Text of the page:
Professionals suggest that we seek out relationships because we need social support. But after a divorce, a woman no longer has that same kind of companionship. She might want to find it elsewhere to combat the negative feelings that often accompany dissolved marriages.

In addition to seeking healing from the emotional damage that divorce can bring, a woman might simply be in search of a companion.

Someone to laugh with, someone to experience life with, someone to love. Life after divorce can be a lonely and heartbreaking experience, but these studies show that your life can actually be improved with a partner by your side.

While romantic relationships aren’t for everyone, they mean a lot to some people. It’s perfectly understandable and valid for a woman to move on quickly after divorce simply because she wants to be in a relationship with someone again.

Is It Okay To Move On Quickly After a Divorce?

If the goal is a new long-term relationship that is happy and stable, it is better to wait 12 months following the separation before dating or entering a serious relationship. Rebound relationships have a 77% failure rate.

But everyone copes and processes life-altering experiences in their own way.

There are no rules about when or how you should move on, and there isn’t a set time frame either. As long as you’re coping healthily, the approach can vary.

However, it’s important to remember that there are some elements you should keep in mind in order to move on healthily. You must take proper steps to address any emotional trauma by accepting and talking about your feelings.

It might be a good idea to seek the help of a licensed professional to help you talk through your emotions.

Can Divorce Be More Painful for Women?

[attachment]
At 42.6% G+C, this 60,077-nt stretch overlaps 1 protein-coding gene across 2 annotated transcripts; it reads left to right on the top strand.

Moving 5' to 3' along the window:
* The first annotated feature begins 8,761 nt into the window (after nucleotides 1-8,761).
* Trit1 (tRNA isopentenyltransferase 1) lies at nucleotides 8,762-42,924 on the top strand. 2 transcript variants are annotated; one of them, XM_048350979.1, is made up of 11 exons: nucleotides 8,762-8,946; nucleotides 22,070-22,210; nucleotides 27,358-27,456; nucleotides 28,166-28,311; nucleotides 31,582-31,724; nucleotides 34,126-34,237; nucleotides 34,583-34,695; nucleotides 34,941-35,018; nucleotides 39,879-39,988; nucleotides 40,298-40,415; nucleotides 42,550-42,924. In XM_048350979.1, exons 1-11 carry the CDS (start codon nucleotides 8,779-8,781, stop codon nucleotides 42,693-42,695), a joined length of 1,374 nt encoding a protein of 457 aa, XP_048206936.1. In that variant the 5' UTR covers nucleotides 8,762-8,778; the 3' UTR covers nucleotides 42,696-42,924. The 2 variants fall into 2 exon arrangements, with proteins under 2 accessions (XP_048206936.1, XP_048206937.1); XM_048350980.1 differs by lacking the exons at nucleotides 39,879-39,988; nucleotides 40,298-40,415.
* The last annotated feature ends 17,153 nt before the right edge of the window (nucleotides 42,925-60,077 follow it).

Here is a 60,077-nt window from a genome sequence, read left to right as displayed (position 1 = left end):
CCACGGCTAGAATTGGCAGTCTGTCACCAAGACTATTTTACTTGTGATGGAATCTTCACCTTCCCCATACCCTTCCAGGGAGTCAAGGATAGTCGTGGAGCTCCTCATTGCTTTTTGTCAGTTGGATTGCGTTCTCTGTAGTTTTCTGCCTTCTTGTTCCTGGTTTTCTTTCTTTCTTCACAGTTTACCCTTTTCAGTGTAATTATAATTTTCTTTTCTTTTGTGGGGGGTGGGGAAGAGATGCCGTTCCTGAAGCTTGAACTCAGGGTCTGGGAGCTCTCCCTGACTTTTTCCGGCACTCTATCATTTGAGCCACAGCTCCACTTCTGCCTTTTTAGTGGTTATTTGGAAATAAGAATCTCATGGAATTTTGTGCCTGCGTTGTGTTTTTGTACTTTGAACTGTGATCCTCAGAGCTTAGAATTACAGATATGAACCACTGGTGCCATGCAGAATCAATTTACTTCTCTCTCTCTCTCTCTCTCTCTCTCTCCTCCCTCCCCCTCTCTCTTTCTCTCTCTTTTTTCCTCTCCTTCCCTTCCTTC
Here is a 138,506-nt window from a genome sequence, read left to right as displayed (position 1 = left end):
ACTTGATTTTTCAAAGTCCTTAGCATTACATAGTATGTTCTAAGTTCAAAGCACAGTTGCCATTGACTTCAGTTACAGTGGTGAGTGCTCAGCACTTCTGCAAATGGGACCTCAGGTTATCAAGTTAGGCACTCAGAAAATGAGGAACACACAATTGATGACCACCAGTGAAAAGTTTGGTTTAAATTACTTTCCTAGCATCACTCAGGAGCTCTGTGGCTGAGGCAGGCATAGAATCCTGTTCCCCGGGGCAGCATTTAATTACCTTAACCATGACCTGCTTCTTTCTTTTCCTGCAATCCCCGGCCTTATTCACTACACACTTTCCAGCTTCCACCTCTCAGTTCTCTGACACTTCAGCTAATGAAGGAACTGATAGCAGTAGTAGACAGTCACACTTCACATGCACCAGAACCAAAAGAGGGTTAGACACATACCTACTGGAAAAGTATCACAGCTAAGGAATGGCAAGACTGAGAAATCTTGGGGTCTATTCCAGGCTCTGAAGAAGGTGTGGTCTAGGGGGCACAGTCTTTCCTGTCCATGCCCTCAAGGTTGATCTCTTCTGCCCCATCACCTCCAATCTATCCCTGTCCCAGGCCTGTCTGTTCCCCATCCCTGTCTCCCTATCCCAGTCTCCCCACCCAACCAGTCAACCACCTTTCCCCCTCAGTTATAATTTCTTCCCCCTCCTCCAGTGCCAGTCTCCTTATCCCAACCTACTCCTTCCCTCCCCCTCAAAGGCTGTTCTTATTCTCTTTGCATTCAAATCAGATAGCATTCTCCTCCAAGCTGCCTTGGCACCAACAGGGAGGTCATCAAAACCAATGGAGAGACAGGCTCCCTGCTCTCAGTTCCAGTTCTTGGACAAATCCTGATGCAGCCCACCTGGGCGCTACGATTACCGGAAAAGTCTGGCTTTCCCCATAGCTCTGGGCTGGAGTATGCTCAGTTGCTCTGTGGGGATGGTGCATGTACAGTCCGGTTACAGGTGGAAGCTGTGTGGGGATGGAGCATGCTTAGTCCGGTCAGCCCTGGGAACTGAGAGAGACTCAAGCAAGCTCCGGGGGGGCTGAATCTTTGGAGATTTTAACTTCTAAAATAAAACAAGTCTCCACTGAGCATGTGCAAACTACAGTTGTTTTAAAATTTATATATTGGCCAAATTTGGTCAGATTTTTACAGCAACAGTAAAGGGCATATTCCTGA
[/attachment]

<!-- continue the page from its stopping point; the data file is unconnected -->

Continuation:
Divorce can be more painful for women. According to recent research, women are more likely to feel intense emotional pain after a relationship ends. However, they’re also more likely to make a full recovery and claim that their experiences made them stronger.

In this study performed by Binghamton University, thousands of subjects in over 90 countries were asked to rate their breakup pain on a scale from one to 10.

It was determined that women have a higher chance of experiencing more pain after the end of a relationship– both physically and emotionally.

Why Is Divorce More Painful for Women?

Divorce can be more painful for women because they put more value into finding a stable partner for subconscious biological reasons, according to a recent study. But women are also more likely to struggle financially following a divorce.

Researchers at Binghamton claim that this is because relationships have a higher risk for women than men, biologically speaking.

Even short relationships can end in pregnancy, which can have long-lasting physical and psychological effects due to birth, the changes a woman’s body undergoes because of it, and the emotional toll of caring for a child. On the other hand, men have no biological involvement after conception.

To put things simply, this biological reasoning might say something about the way women value relationships both subconsciously and consciously.